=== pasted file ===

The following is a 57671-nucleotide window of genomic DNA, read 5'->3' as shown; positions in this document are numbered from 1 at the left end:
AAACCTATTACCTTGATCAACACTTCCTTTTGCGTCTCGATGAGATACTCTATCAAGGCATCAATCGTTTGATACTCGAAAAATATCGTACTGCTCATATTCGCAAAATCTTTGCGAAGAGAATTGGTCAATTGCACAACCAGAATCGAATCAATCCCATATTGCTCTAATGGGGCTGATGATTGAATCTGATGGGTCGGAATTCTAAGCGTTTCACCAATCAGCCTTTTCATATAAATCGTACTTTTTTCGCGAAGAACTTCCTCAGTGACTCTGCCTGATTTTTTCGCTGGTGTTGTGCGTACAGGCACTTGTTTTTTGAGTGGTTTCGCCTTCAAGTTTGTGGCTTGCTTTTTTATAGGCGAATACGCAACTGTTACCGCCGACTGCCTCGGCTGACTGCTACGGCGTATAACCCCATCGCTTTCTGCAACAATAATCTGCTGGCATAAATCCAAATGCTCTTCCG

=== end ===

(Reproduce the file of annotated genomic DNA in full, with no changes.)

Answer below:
The following is a 57671-nucleotide window of genomic DNA, read 5'->3' as shown; positions in this document are numbered from 1 at the left end:
AAACCTATTACCTTGATCAACACTTCCTTTTGCGTCTCGATGAGATACTCTATCAAGGCATCAATCGTTTGATACTCGAAAAATATCGTACTGCTCATATTCGCAAAATCTTTGCGAAGAGAATTGGTCAATTGCACAACCAGAATCGAATCAATCCCATATTGCTCTAATGGGGCTGATGATTGAATCTGATGGGTCGGAATTCTAAGCGTTTCACCAATCAGCCTTTTCATATAAATCGTACTTTTTTCGCGAAGAACTTCCTCAGTGACTCTGCCTGATTTTTTCGCTGGTGTTGTGCGTACAGGCACTTGTTTTTTGAGTGGTTTCGCCTTCAAGTTTGTGGCTTGCTTTTTTATAGGCGAATACGCAACTGTTACCGCCGACTGCCTCGGCTGACTGCTACGGCGTATAACCCCATCGCTTTCTGCAACAATAATCTGCTGGCATAAATCCAAATGCTCTTCCG